2. knows how to handle SVN and version controlling
  3. should be sound enough to know which tasks needs what amount of time
  • Can you explain why a PM would need to understand or know how to use Subversion?
    – jmort253
    Aug 18, 2012 at 3:02

From personal experience the answer is no. I started my career as a mechanical engineer, became a project manager for engineering project. Then moved into IT project management. I've managed development projects, implementation projects and infrastructure projects - all very successfully. I've been working in IT for almost 15 years and I still don't consider myself to be very technical. IT projects are essentially business projects - they exist purely to service the business in some way. I can talk to the business and understand their needs, many PMs from a technical background can't do that, although not all are like that It's the PM skills that count, the fundamentals of managing people, expectations, analyzing problems, listening, scheduling, troubleshooting, etc. That are important, not the industry background. A good PM can can apply their skills to any project.


If you don't understand the dynamics of software development, then you don't understand the project's risks. If you don't understand the risks, you can't be a good project manager.

Now, you need other things to be a good project manager: the ability to write a charter including release criteria and stick with it, the ability to say no to work outside the scope of the project (features or the project portfolio), possibly negotiation and influence abilities because of your organization, and more.

But, you can't manage the project environment if you can't manage the risks. And you can't manage the risks if you have no idea what they are because you don't know about software development.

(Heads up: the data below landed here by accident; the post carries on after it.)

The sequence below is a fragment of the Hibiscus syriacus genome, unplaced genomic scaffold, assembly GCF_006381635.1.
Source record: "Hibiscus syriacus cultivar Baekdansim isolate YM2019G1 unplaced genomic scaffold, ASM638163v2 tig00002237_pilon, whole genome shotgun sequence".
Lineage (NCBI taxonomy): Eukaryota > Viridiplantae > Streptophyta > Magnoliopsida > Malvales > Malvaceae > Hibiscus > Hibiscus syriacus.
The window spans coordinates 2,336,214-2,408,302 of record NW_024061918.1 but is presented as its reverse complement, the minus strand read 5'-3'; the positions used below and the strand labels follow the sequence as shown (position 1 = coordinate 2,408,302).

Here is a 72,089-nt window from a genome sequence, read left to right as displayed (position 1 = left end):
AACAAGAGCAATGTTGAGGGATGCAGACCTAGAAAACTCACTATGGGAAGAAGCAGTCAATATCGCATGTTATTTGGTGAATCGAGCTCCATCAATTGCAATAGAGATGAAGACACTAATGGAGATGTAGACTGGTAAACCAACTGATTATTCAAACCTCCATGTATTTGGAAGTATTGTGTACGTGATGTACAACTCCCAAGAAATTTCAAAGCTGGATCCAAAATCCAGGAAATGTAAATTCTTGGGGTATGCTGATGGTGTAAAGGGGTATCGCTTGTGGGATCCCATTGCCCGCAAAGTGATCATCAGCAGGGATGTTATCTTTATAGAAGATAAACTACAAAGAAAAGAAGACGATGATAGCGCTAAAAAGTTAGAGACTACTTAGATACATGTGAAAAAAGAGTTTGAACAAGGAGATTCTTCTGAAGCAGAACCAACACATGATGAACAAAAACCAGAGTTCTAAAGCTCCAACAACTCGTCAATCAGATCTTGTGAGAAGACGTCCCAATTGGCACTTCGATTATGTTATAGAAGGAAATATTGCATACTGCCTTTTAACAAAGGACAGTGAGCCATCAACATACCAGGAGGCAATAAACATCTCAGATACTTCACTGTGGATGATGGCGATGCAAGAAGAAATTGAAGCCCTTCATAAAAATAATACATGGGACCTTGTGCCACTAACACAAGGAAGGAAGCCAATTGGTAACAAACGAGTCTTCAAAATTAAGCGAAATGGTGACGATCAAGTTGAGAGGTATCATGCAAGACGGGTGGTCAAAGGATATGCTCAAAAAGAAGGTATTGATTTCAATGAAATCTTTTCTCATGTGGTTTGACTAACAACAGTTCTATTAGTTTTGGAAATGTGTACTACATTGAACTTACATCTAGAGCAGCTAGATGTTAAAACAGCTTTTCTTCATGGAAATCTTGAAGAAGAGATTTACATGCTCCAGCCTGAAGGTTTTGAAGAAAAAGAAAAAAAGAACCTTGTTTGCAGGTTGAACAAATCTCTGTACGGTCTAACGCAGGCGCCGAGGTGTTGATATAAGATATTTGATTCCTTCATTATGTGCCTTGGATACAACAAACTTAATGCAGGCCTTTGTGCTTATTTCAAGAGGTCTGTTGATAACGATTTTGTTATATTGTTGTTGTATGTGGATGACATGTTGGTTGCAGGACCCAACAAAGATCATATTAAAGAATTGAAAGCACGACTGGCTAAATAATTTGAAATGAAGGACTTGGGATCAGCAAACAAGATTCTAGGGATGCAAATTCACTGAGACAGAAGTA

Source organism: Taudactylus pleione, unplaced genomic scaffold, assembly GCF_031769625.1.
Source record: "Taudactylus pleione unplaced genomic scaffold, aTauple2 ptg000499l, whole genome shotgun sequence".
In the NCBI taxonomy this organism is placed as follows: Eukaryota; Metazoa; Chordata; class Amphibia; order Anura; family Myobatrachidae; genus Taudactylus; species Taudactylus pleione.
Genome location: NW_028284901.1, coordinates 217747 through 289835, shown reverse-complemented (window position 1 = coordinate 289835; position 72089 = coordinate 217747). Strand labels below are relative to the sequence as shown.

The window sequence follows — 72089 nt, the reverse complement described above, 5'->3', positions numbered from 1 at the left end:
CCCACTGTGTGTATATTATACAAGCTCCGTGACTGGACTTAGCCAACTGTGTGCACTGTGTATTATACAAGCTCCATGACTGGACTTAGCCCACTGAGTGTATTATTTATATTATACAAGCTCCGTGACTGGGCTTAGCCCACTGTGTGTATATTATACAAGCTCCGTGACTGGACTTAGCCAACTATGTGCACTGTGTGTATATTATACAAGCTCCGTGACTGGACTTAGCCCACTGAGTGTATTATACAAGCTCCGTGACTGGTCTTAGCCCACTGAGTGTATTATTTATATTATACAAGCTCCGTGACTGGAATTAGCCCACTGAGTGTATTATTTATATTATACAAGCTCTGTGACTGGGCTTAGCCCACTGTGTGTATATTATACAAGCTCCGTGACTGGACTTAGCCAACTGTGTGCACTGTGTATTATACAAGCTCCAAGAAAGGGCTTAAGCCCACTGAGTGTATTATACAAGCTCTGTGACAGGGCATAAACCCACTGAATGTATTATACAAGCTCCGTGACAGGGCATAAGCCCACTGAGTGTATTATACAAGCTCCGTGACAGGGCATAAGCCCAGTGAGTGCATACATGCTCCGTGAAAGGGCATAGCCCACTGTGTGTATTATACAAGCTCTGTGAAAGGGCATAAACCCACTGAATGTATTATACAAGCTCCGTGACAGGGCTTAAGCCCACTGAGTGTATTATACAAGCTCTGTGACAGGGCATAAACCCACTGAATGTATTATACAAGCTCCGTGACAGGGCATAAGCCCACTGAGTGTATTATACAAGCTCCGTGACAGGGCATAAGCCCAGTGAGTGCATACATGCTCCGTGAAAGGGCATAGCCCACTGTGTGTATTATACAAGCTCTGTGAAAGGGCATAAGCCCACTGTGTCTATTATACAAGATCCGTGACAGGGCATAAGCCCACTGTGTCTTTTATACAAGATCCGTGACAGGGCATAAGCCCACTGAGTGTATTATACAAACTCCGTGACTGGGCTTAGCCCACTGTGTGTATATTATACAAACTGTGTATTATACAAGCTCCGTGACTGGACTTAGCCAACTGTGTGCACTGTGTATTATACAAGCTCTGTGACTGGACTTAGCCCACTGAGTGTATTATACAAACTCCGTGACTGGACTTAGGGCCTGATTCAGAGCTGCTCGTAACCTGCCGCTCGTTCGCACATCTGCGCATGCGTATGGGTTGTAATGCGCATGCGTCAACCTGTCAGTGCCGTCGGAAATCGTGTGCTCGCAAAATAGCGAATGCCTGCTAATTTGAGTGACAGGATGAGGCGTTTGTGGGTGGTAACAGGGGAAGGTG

I don't care how you acquire that knowledge. I only care that if you manage a technical project that you have that knowledge.


not necessary. I joined as a project manager without any experience. It's all depend on your talent and how you present in front of all.

I normally believe no experience is needed when you know how to handle clients and team.

always be specific


You need both!

...should one have development experience, or a strong focus on general project management skills?

After witnessing many technical projects (failed and successful) with both technical and and non-technical PMs, the best managers usually have both skill sets.

Which one is better and more suitable?

If the choice was binary, I would have to choose project management skills.

Even though I come from a development background myself, PM experience can be broadly applied, and the technical domain can be learned -- probably quicker and easier than a developer can learn project management.

Are there any relevant reasons for both?

The one big disadvantage for non-technical PMs is that they typically don't understand the unique challenges that are much different than other fields.

For example, they'll often assume it is like traditional engineering, and treat building software like constructing a physical building -- which doesn't work at all.


IMHO, as much as you dont need developer skills to be a Project Manager you definitely need some of the knowledge base to help you with managing an IT project. As mentioned in an earlier post, your team will have more confidence in your decisions because they know you are making them based on knowledge and not just taking in what the developers tell you hook line and sinker. When developers do a technical review/assessment of requirements and provide their feedback you know that they are right in their assessment or when they provide time estimates you can tell they are not overestimating. So even though you dont need to be a developer to manage an IT project, the knowledge base will definitely help you in your decision making and in managing your team.